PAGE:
Published: May 16, 2007
Updated: Aug. 22, 2011
Angiography is a study in which contrast material is injected into blood vessels for doctors to learn information about the blood vessels.
Angiography is ordered to determine anatomy of blood vessels, to find out if blood vessels are diseased, and to find out if medications or surgery may be of help to a patient.
Angiography is done in the radiology department in Duke University Hospital.
Someone must come with you to drive you home.
The patient will put on a hospital gown and lye on a table. An IV will be started.
Medication will be given through the IV to make the patient comfortable and sleepy. The area where the catheter will be placed into an artery for x-ray dye injection (usually the groin) will be shaved and washed off. The catheter will be put into the artery for the angiography. Pictures of the arteries will be taken with a big round camera that is close to the patient’s body.
The procedure can be painful but medications given to the patients vein block the pain and make the patient comfortable. If the patient is experiencing some discomfort, the nurse administers more medication.
The procedure usually takes one to two hours.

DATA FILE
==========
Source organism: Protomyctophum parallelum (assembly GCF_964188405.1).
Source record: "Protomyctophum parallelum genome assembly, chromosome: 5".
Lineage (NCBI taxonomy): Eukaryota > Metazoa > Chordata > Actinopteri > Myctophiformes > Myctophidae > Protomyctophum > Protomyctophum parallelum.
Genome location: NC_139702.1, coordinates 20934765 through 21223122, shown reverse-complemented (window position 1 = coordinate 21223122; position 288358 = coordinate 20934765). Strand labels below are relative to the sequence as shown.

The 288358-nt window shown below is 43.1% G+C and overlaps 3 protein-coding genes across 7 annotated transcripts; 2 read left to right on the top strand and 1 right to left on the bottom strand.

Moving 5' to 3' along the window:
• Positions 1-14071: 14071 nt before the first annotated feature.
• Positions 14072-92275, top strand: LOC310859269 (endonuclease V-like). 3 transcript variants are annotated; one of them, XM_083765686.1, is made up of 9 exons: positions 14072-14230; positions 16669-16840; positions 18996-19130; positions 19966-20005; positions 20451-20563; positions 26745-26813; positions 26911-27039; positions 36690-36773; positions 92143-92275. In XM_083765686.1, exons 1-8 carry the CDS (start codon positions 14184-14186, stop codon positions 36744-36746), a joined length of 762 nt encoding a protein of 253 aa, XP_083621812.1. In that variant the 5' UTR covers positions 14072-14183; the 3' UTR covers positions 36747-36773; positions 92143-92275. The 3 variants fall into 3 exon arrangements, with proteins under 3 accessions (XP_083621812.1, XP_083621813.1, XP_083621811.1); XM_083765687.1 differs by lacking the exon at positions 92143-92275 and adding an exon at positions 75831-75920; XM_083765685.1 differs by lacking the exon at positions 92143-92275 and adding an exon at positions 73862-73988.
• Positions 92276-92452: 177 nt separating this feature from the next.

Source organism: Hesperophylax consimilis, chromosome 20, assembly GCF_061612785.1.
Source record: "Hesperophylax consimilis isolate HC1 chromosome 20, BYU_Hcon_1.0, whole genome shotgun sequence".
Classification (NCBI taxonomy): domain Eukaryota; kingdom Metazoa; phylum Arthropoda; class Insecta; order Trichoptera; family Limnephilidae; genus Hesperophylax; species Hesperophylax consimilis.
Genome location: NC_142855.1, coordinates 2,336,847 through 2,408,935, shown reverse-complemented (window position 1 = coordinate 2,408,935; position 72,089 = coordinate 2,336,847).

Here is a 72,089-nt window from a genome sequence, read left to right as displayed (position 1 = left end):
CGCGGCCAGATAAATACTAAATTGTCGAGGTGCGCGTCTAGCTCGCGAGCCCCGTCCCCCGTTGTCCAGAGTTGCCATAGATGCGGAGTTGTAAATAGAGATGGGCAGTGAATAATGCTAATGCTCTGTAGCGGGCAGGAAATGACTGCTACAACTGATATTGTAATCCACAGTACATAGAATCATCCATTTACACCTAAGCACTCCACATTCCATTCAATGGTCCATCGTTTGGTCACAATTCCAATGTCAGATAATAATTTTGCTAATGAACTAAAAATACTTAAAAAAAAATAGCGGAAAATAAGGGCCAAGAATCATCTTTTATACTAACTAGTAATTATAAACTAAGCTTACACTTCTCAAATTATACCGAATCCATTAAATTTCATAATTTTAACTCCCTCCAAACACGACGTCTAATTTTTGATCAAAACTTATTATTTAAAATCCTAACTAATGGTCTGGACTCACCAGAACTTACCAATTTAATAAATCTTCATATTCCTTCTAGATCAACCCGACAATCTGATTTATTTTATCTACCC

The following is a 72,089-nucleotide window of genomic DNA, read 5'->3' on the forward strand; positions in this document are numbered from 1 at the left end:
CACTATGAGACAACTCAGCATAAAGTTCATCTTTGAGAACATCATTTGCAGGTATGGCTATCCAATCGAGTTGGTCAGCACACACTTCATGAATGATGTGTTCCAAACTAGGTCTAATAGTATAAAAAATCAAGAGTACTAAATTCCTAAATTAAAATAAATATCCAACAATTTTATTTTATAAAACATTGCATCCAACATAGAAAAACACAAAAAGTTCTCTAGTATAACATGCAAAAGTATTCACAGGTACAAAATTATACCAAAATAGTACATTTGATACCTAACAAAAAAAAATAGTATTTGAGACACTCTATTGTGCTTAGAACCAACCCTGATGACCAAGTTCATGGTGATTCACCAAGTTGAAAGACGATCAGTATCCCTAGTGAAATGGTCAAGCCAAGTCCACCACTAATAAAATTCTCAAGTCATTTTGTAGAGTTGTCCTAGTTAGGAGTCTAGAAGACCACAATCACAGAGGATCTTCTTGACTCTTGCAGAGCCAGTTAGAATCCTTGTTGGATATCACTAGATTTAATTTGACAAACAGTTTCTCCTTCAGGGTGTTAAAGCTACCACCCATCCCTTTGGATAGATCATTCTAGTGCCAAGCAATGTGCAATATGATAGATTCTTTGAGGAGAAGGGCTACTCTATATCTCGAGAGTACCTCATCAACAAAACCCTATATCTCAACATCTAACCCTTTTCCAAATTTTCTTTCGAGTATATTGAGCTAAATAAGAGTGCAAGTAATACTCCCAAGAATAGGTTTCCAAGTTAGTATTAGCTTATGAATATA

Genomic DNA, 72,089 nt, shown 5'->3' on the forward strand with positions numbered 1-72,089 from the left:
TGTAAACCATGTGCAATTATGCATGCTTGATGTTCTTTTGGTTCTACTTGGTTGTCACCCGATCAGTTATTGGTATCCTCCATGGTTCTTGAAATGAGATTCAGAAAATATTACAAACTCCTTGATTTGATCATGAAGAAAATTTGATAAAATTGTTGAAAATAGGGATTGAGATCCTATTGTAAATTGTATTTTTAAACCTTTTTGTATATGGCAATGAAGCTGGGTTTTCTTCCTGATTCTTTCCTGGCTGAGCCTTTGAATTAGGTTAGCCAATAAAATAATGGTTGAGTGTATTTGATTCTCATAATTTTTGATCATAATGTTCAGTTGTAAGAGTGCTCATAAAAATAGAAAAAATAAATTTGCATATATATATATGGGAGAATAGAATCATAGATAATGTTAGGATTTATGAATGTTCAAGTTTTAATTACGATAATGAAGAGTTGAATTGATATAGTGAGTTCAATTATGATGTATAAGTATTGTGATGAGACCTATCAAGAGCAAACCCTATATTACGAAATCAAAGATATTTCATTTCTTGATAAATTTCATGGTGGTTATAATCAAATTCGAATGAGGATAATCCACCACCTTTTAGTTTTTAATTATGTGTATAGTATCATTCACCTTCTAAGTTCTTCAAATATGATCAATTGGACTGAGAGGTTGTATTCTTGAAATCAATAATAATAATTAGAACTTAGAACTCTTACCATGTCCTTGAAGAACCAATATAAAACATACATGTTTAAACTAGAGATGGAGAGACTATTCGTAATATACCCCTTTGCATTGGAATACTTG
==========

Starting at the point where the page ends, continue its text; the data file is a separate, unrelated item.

The patient is taken a recovery room where a nurse observes the patient until the patient is alert enough to go home or to their room safely.
The artery that the catheter is placed into may become damaged, requiring an operation to repair it. The patient may have an allergic reaction to the x-ray dye. Infection can occur in the area that the catheter was placed into.
Call your doctor if you have discomfort around the area that the catheter was inserted into or if you have fever or chills.
Your doctor will give you the results of your test.
This article is intended as a resource for patients receiving their cancer care at Duke University Hospital or Duke Clinic. It is not intended to substitute for medical advice from your health care team. If your doctor’s instructions differ from the information in this article, please talk with your doctor before making any changes.
Source: Duke Cancer Patient Education Program / Patient & Family Education Committee 8/00